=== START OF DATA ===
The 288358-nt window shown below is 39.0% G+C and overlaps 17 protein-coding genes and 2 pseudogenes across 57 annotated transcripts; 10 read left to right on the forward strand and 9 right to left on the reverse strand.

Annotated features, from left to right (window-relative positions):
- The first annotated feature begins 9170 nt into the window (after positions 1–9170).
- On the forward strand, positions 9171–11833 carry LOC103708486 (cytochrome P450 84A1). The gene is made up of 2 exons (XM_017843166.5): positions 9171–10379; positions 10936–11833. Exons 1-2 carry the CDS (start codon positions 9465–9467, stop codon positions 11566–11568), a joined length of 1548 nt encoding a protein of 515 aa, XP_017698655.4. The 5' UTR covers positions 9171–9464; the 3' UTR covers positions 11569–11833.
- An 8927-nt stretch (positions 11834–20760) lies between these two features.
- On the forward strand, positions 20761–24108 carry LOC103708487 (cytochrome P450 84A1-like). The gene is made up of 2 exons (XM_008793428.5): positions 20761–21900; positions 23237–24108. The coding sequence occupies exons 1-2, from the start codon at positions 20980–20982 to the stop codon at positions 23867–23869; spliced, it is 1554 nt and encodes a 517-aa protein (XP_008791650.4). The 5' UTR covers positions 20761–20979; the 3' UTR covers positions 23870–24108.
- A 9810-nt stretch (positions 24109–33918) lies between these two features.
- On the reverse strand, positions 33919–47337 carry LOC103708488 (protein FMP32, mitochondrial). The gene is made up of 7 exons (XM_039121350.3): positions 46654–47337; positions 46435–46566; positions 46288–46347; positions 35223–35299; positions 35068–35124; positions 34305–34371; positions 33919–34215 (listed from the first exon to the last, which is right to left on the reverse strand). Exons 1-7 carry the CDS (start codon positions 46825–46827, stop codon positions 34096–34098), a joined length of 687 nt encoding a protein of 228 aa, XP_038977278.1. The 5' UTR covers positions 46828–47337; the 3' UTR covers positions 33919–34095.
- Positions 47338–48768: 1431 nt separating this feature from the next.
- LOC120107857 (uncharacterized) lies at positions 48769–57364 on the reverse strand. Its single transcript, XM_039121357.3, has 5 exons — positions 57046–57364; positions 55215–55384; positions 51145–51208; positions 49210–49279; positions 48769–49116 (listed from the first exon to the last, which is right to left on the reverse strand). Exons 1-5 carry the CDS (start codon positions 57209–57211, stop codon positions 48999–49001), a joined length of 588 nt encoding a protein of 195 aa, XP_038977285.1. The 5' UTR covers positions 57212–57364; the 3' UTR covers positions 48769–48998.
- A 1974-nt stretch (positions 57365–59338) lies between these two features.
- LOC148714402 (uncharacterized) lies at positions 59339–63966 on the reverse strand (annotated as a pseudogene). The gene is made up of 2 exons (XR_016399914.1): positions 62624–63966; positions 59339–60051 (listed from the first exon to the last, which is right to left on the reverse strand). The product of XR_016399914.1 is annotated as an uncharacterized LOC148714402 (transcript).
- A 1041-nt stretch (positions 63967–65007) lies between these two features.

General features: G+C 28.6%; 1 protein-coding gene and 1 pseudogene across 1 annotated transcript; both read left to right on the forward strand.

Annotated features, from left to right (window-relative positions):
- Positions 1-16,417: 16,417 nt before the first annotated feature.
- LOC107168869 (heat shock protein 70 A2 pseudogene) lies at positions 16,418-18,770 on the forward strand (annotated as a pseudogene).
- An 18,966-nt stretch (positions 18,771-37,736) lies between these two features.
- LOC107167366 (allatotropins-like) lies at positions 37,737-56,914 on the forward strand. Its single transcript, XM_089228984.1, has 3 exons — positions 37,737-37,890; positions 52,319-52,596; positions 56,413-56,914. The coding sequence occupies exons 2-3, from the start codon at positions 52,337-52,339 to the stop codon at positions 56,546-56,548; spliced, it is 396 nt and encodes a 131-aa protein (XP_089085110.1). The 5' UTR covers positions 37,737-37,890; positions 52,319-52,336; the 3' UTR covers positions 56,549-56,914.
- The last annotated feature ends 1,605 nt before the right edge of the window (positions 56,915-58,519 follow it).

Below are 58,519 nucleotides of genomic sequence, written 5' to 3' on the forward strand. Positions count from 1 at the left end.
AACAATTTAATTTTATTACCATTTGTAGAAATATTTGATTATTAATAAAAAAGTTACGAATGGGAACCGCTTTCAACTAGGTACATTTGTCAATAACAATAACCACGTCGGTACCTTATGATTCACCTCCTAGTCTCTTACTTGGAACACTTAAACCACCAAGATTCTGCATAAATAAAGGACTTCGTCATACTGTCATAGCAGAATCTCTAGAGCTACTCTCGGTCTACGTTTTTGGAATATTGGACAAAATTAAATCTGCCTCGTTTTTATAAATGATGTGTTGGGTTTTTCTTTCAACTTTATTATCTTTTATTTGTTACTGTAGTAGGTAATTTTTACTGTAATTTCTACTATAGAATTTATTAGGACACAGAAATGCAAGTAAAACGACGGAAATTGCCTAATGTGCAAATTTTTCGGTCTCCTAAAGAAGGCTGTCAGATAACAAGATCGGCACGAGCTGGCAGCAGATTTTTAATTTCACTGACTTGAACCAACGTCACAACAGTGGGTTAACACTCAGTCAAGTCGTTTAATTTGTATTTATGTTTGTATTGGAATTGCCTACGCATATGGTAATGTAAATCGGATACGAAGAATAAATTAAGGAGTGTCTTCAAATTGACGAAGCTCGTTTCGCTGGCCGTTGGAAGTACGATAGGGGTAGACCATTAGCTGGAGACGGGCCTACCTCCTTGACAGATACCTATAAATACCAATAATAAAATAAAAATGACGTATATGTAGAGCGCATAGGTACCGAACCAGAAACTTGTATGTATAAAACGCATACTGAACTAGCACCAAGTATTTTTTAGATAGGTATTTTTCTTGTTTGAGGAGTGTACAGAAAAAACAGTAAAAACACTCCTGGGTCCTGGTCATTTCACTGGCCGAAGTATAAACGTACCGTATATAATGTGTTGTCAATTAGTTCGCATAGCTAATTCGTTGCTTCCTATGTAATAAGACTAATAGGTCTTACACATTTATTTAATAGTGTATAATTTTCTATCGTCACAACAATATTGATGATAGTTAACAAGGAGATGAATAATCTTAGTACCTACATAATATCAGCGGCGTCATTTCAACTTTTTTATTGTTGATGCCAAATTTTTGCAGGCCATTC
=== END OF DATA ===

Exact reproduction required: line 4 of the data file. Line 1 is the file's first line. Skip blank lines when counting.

- On the forward strand, positions 9171–11833 carry LOC103708486 (cytochrome P450 84A1). The gene is made up of 2 exons (XM_017843166.5): positions 9171–10379; positions 10936–11833. Exons 1-2 carry the CDS (start codon positions 9465–9467, stop codon positions 11566–11568), a joined length of 1548 nt encoding a protein of 515 aa, XP_017698655.4. The 5' UTR covers positions 9171–9464; the 3' UTR covers positions 11569–11833.